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Subject: Re: [virtio-comment] Hardware friendly proposals from Intel for packed-ring-layout

On 24/08/2017 15:11, Tiwei Bie wrote:
> On Thu, Aug 24, 2017 at 02:10:34PM +0200, Paolo Bonzini wrote:
>> On 24/08/2017 13:53, Tiwei Bie wrote:
>>> * In addition to the DESC_HW flag, each virtio queue has a tail pointer
>>>     - Driver creates suitable (i.e. multiple of cacheline) descriptors,
>>>       then performs MMIO write to tail pointer.
>> If I understand correctly, the tail pointer is the value that is written
>> to the MMIO register.  If that is the case, this is unfortunately bad
>> for virtualization.  Virt prefers a doorbell register where the value
>> doesn't matter.  This is because:
>> 1) the value is not available directly and computing it requires
>> instruction decoding, which in turn requires walking page tables
>> 2) if the value doesn't matter, the hypervisor can simply wake up a
>> userspace thread that processes the virtio queue without bothering to
>> pass the value.
>> On the other hand, writing a tail pointer _before_ the MMIO write may
>> cost a cache miss.  Hence the packed ring layout proposal replaced the
>> tail pointer write with lookahead on the ring buffer's DESC_HW flags.
>> The idea is that lookahead is cheaper, because hopefully the first
>> non-DESC_HW buffer will be in the same cache line as the last DESC_HW
>> buffer.
> Thank you so much for such quick and detailed reply!
> Yeah, we know it's a bit tricky to support the tail pointer in
> software. But it's really helpful for the hardware implementation.
> So we want more discussions on this.
> How about having this feature be switchable at runtime, so it's
> possible to be enabled after migrating to a hardware backend, or
> disabled after migrating to a software backend. So for the software
> backend, it can still use the DESC_HW based mechanism.
> It's just some rough thoughts, and we haven't thought about the
> implementation details. What's your thoughts on this?

Why is lookahead bad for hardware?  Can a PCIe device use burst reads to
retrieve many 2-byte descriptor in a single TLP transaction?

>>> Indirect Chaining
>>> =================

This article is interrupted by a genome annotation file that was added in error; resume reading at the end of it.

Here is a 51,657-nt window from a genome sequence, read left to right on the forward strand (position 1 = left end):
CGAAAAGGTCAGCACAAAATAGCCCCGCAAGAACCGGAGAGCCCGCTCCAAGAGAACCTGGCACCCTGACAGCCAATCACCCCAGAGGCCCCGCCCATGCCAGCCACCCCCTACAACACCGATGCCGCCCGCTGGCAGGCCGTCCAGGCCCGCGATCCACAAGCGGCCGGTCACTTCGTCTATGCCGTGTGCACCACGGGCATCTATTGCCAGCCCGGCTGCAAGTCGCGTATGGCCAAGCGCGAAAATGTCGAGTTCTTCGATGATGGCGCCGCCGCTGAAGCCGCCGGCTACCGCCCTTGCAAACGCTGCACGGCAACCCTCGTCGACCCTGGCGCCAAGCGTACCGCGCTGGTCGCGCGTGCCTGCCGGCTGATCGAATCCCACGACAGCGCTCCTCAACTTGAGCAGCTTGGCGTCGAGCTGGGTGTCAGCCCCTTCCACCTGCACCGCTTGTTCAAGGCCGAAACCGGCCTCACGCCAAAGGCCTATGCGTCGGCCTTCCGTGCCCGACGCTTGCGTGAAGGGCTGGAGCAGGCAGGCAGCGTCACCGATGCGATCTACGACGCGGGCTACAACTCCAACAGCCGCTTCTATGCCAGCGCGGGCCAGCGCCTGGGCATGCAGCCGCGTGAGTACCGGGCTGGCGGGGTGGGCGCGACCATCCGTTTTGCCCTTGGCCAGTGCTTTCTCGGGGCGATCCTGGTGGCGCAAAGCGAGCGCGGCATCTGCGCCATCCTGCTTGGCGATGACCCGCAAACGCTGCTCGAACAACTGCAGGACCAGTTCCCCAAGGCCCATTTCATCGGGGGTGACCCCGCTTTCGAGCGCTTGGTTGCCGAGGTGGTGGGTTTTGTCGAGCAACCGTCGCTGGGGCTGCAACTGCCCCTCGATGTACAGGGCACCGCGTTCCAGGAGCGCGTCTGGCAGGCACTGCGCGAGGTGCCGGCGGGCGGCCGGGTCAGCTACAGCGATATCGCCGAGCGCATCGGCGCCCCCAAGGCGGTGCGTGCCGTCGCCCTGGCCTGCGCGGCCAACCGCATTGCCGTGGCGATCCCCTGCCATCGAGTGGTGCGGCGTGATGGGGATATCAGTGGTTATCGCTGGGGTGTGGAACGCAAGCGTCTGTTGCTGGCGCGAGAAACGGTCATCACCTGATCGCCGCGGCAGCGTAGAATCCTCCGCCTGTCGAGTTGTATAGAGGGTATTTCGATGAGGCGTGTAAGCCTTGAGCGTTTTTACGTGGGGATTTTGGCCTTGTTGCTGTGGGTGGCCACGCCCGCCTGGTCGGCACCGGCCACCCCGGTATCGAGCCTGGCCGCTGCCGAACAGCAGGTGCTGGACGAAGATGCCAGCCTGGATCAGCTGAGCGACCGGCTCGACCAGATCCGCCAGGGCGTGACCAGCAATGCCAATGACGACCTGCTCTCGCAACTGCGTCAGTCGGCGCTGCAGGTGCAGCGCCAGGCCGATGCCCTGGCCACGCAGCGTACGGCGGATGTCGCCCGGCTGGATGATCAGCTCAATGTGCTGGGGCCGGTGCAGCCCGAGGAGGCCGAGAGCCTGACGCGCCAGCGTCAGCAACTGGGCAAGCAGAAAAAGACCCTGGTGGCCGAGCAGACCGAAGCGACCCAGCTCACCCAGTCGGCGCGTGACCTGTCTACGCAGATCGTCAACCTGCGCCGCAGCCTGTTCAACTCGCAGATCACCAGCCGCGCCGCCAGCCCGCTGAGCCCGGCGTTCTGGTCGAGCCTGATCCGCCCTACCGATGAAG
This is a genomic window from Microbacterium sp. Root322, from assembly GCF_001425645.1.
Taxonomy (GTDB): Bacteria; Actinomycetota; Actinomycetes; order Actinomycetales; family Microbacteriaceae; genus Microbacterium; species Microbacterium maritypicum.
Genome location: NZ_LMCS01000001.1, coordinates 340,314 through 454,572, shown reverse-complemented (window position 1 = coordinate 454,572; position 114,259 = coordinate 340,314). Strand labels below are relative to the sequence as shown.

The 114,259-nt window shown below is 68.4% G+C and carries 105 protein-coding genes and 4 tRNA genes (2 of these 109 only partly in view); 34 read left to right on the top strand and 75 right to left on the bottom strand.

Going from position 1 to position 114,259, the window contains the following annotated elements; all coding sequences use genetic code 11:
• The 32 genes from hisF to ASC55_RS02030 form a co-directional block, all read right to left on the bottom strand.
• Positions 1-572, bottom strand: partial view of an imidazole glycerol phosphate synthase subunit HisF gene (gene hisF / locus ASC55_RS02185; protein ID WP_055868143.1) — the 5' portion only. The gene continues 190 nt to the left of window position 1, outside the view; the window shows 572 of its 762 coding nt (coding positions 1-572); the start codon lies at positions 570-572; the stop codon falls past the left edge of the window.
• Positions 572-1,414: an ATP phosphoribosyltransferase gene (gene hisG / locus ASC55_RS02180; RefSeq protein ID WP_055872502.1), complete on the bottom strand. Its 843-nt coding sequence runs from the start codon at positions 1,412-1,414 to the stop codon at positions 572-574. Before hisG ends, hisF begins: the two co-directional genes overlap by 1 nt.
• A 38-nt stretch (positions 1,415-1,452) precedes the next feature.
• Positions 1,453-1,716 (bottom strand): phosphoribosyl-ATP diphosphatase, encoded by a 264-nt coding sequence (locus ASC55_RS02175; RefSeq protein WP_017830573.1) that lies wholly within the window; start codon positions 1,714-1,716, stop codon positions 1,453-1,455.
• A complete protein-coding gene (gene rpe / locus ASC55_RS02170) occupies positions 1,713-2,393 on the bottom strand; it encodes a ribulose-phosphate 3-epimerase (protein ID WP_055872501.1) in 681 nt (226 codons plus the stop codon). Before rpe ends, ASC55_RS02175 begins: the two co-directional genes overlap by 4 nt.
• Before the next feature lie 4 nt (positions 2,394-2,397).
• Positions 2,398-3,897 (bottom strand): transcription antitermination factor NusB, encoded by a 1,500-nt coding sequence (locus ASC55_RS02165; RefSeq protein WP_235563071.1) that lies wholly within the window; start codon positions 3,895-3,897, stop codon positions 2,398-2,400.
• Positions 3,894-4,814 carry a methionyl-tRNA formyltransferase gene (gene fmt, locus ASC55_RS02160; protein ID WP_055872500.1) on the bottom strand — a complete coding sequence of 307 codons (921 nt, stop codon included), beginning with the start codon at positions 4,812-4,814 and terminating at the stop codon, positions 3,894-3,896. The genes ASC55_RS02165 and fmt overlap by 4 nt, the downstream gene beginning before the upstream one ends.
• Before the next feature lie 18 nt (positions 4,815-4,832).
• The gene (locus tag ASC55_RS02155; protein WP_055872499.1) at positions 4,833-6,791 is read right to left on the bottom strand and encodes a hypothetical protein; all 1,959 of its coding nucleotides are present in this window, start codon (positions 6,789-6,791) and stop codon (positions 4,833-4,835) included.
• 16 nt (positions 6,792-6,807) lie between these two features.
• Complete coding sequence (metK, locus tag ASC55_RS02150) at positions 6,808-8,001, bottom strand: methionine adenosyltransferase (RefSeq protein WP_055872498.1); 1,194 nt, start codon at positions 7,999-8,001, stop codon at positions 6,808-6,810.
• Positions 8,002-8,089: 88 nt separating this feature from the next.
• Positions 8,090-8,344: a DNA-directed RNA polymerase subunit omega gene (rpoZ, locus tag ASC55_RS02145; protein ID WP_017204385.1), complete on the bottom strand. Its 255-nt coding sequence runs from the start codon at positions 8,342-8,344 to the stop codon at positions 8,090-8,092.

>>> ## Current proposal
>>> * Indirect chaining is an optional feature
>>> ## New proposal
>>> * Remove this feature from this new ring layout
>>> It's very unlikely that hardware implementations would support this
>>> due to extra latency of fetching actual descriptors.
>>> This is a totally new ring layout, and we don't need to worry about the
>>> compatibility issues with the old one. So it's better to not include this
>>> feature in this new ring layout if we can't find it's necessary now.
>> Indirect chaining is actually relatively common for storage devices.
>> Hardware implementations are free not to support indirect chaining if it
>> hurts latency.
> We are proposing removing it if it's not really necessary.
> So if it's really necessary, let's just keep it. :)
> One problem that keeping this feature may introduce is that, if a
> software backend chooses to implement this feature, and a VM is
> running on this backend with this feature enabled, it could be a
> problem to be live-migrated to a hardware backend which doesn't
> support this feature. Yeah, it can be a general problem about live
> migration if we have some features be negotiable, and some types
> of backend don't plan to support them at all. Do you have any
> thoughts on this?

If you are preparing for live migration to a hardware backend, you can
disable indirect rings when starting the VM, even though it will start
on a software backend.


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